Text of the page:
Friday, April 24, 1998
The 1998 American Lung Association/American
Thoracic Society International Conference is to begin in Chicago.
The 1998 National Elementary Chess Championships will be held in Peoria, Illinois.
On the horizon
On Saturday, April 25, Pope John Paul II plans to fast in solidarity with famine victims in North Korea.
Sunday, April 26, is the 12th anniversary of the Chernobyl nuclear accident.
On Monday, April 27, the American Women in Radio and Television annual awards ceremony is held in New York.
On Tuesday, April 28, oral arguments in convicted Oklahoma City bomber Timothy McVeigh's appeal are scheduled to start.
On Wednesday, April 29, a hearing for the boys accused in the Jonesboro, Arkansas, school shootings will be held.
On this day
In 1533, William the Silent, prince of Orange, was born. He led the revolt against Spanish rule and helped create an autonomous Netherlands.
In 1547, Holy Roman Emperor Charles V defeated the Protestants at Muehlberg, near Leipzig, Germany.
In 1558, Mary Queen of Scots, aged 16, married the dauphin of France, the future Francois II.
In 1704, the Boston News-Letter, one of the earliest newspapers in the American colonies, was first published.
In 1731, Daniel Defoe, British journalist and author of "Robinson Crusoe," died.
In 1800, the U.S. Congress voted to establish a Library of Congress.
In 1815, Anthony Trollope, English novelist, was born; he was best known for the Barchester novels, a series of books set in the fictional English county of Barsetshire.
In 1856, Philippe Petain, French statesman, was born. A national hero after his victory at Verdun in World War I, he was later discredited as a Nazi collaborator for heading the Vichy government in World War II.
In 1882, Lord Dowding, British air force commander who directed the 1940 Battle of Britain, was born.
In 1898, Spain declared war on the United States after receiving an ultimatum to withdraw from Cuba.
In 1905, Robert Penn Warren, U.S. poet and novelist ("All The King's Men"), was born.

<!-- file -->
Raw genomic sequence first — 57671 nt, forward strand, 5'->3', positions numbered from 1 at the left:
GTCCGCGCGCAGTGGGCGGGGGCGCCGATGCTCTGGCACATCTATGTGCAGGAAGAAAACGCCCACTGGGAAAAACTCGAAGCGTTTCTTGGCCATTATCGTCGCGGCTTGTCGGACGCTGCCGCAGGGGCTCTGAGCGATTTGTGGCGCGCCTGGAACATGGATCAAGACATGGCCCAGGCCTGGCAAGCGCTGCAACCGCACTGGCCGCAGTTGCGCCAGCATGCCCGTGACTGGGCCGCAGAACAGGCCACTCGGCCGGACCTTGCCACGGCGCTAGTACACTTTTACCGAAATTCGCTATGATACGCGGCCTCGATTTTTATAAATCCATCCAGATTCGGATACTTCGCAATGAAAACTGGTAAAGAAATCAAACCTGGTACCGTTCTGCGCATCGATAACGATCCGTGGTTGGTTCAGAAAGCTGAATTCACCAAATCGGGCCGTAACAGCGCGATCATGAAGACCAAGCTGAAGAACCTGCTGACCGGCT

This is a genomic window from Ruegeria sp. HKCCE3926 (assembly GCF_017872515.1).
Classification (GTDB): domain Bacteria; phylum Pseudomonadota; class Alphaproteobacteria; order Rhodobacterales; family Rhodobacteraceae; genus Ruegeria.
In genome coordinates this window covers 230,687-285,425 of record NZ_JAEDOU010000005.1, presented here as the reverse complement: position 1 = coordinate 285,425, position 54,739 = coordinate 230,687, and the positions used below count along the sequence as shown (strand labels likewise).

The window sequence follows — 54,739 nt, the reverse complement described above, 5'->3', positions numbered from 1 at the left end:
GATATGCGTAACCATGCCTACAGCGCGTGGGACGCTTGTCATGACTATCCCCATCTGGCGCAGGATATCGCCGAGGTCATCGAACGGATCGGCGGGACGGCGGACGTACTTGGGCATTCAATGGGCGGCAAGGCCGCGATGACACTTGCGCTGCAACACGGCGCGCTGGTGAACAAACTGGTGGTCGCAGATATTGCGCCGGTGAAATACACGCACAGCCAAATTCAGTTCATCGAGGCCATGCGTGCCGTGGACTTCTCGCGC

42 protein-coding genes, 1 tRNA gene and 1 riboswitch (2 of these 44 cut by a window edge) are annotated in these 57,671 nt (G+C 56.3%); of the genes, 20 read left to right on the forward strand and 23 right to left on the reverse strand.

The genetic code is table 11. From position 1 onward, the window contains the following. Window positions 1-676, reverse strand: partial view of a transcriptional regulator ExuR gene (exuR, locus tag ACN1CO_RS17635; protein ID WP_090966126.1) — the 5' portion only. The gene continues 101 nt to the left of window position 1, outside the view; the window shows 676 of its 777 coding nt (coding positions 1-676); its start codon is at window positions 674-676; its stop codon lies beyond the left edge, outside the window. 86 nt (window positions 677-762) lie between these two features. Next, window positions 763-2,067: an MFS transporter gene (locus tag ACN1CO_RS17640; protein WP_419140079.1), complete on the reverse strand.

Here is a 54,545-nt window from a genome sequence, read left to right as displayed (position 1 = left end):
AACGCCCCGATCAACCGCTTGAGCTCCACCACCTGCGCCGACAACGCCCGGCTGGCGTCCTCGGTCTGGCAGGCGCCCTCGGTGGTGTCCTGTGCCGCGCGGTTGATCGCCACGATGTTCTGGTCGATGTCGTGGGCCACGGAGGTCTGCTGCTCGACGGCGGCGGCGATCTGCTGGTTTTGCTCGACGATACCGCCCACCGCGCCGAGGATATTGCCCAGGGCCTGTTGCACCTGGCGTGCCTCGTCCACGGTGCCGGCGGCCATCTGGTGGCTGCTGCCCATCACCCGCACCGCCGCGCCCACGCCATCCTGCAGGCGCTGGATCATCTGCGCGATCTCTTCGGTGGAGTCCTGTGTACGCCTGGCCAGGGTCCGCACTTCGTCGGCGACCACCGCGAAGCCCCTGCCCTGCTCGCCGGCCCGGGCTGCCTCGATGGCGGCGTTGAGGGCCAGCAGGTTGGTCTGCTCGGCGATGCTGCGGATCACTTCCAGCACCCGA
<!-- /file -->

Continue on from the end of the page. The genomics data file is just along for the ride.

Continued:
In 1906, William Joyce, U.S.-born British Nazi collaborator during World War II, was born. He broadcast German propaganda to Britain, where he earned the derisive nickname "Lord Haw-Haw," and was later hanged for treason.
In 1916, the Easter Rising in Dublin, an insurrection aimed at setting up an Irish Republic, began.
In 1921, the Tyrol region of central Europe voted for union with Germany.
In 1932, in German elections, the Nazis made gains in Prussia, Bavaria, Wurttemberg and Hamburg.
In 1945, American forces liberated Dachau concentration camp.
In 1950, the state of Jordan was formed by the union of Jordanian-occupied Palestine and the Kingdom of Transjordan.
In 1955, the Bandung Conference, organized by five Asian states, ended. It condemned colonialism in both the West and the Soviet Union.
In 1965, the body of murdered Portuguese opposition leader Humberto Delgado was found in Spain.
In 1965, the Indonesian government formally took control of all foreign companies in the country.
In 1967, Vladimir Komarov, the first Russian to fly in the Soyuz craft, was killed when he crash-landed in Russia after his 17th orbit of Earth.
In 1970, The Gambia was proclaimed a republic within the British Commonwealth.
In 1970, China launched its first satellite into orbit.
In 1975, three people died when Baader-Meinhof terrorists attacked the German embassy in Stockholm.
In 1986, the Duchess of Windsor (Wallis Warfield) died. As Wallis Simpson, her romance with King Edward VIII led to his abdication in 1936.
In 1990, East and West Germany agreed on July 2 as the date for economic union, a prelude to full political unification.
In 1990, Michael Milken, former junk bond chief at the defunct Drexel Burnham Lambert Inc., pleaded guilty to six felony charges, settling a massive criminal racketeering and securities fraud suit brought by the U.S. government.
In 1991, Kurdish rebel leaders reached an agreement in principle with Saddam Hussein on greater autonomy.
In 1992, guerrilla leaders in Afghanistan agreed on a 50-member council to take power in Kabul.
In 1993, a huge IRA bomb exploded in the heart of London's financial district, killing one person.
In 1995, A U.N. tribunal named Bosnian Serb leader Radovan Karadzic and two of his senior aides as war crimes suspects.
In 1996, the Palestinian parliament-in-exile voted to amend clauses in the PLO charter which call for Israel's destruction.
In 1996, Russian President Boris Yeltsin met Chinese President Jiang Zemin at the start of a visit to Beijing hailed by both sides as signaling a new relationship between them.
Nearly 200 years ago, the U.S. Congress voted to establish a Library of Congress. Today, the massive collection of documents and other archives is accessible on the Web.
Today is Armenian Genocide Memorial Day in Armenia.
It is National Day in Niger.
It is Carnival in the Virgin Islands.
Actress Shirley MacLaine ("Terms of Endearment") is 64.
Singer Barbra Streisand ("Funny Girl") is 56.
Sources: Associated Press,
Chase's Calendar of Events 1998, J.P. Morgan